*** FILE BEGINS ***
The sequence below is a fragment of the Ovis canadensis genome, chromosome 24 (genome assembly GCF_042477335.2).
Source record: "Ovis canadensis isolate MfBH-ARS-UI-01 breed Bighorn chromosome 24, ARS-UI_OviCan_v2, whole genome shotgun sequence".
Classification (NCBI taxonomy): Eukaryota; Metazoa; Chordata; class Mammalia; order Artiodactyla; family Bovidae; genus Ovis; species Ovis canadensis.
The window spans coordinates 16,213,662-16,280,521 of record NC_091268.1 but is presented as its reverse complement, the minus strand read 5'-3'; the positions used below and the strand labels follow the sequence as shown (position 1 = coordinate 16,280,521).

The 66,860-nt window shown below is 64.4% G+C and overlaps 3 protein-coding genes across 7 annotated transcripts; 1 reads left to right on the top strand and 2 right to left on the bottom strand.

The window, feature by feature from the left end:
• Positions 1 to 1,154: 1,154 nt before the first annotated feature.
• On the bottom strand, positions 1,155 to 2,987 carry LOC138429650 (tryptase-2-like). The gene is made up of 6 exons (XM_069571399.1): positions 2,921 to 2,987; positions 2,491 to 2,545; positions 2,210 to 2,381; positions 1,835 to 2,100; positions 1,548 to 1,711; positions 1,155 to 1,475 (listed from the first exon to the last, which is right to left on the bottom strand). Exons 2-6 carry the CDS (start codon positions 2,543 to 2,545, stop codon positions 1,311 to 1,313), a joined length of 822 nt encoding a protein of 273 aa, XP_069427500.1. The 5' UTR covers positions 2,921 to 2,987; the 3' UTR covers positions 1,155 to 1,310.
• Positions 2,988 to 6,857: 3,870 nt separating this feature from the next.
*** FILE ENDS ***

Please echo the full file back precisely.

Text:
The sequence below is a fragment of the Ovis canadensis genome, chromosome 24 (genome assembly GCF_042477335.2).
Source record: "Ovis canadensis isolate MfBH-ARS-UI-01 breed Bighorn chromosome 24, ARS-UI_OviCan_v2, whole genome shotgun sequence".
Classification (NCBI taxonomy): Eukaryota; Metazoa; Chordata; class Mammalia; order Artiodactyla; family Bovidae; genus Ovis; species Ovis canadensis.
The window spans coordinates 16,213,662-16,280,521 of record NC_091268.1 but is presented as its reverse complement, the minus strand read 5'-3'; the positions used below and the strand labels follow the sequence as shown (position 1 = coordinate 16,280,521).

The 66,860-nt window shown below is 64.4% G+C and overlaps 3 protein-coding genes across 7 annotated transcripts; 1 reads left to right on the top strand and 2 right to left on the bottom strand.

The window, feature by feature from the left end:
• Positions 1 to 1,154: 1,154 nt before the first annotated feature.
• On the bottom strand, positions 1,155 to 2,987 carry LOC138429650 (tryptase-2-like). The gene is made up of 6 exons (XM_069571399.1): positions 2,921 to 2,987; positions 2,491 to 2,545; positions 2,210 to 2,381; positions 1,835 to 2,100; positions 1,548 to 1,711; positions 1,155 to 1,475 (listed from the first exon to the last, which is right to left on the bottom strand). Exons 2-6 carry the CDS (start codon positions 2,543 to 2,545, stop codon positions 1,311 to 1,313), a joined length of 822 nt encoding a protein of 273 aa, XP_069427500.1. The 5' UTR covers positions 2,921 to 2,987; the 3' UTR covers positions 1,155 to 1,310.
• Positions 2,988 to 6,857: 3,870 nt separating this feature from the next.